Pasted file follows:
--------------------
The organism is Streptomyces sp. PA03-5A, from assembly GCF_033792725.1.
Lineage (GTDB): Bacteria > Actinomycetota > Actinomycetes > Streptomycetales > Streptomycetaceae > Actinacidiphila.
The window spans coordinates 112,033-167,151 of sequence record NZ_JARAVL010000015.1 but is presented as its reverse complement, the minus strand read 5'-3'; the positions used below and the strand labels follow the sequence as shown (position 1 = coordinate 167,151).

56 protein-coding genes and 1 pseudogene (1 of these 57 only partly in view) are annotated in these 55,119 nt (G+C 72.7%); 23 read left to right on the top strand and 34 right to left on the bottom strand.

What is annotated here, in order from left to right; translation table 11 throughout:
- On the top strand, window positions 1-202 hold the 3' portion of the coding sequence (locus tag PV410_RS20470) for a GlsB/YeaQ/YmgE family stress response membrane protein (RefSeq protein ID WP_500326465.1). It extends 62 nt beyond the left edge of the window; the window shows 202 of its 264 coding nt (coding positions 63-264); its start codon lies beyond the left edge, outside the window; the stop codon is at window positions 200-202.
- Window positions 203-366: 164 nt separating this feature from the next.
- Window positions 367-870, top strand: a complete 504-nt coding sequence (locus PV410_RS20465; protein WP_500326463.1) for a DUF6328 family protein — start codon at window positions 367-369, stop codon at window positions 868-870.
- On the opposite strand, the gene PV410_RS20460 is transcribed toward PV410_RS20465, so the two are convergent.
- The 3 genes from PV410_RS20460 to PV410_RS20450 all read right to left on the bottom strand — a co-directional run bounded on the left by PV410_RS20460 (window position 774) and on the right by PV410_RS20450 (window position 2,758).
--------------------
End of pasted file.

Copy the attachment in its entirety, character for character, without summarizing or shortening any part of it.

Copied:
The organism is Streptomyces sp. PA03-5A, from assembly GCF_033792725.1.
Lineage (GTDB): Bacteria > Actinomycetota > Actinomycetes > Streptomycetales > Streptomycetaceae > Actinacidiphila.
The window spans coordinates 112,033-167,151 of sequence record NZ_JARAVL010000015.1 but is presented as its reverse complement, the minus strand read 5'-3'; the positions used below and the strand labels follow the sequence as shown (position 1 = coordinate 167,151).

56 protein-coding genes and 1 pseudogene (1 of these 57 only partly in view) are annotated in these 55,119 nt (G+C 72.7%); 23 read left to right on the top strand and 34 right to left on the bottom strand.

What is annotated here, in order from left to right; translation table 11 throughout:
- On the top strand, window positions 1-202 hold the 3' portion of the coding sequence (locus tag PV410_RS20470) for a GlsB/YeaQ/YmgE family stress response membrane protein (RefSeq protein ID WP_500326465.1). It extends 62 nt beyond the left edge of the window; the window shows 202 of its 264 coding nt (coding positions 63-264); its start codon lies beyond the left edge, outside the window; the stop codon is at window positions 200-202.
- Window positions 203-366: 164 nt separating this feature from the next.
- Window positions 367-870, top strand: a complete 504-nt coding sequence (locus PV410_RS20465; protein WP_500326463.1) for a DUF6328 family protein — start codon at window positions 367-369, stop codon at window positions 868-870.
- On the opposite strand, the gene PV410_RS20460 is transcribed toward PV410_RS20465, so the two are convergent.
- The 3 genes from PV410_RS20460 to PV410_RS20450 all read right to left on the bottom strand — a co-directional run bounded on the left by PV410_RS20460 (window position 774) and on the right by PV410_RS20450 (window position 2,758).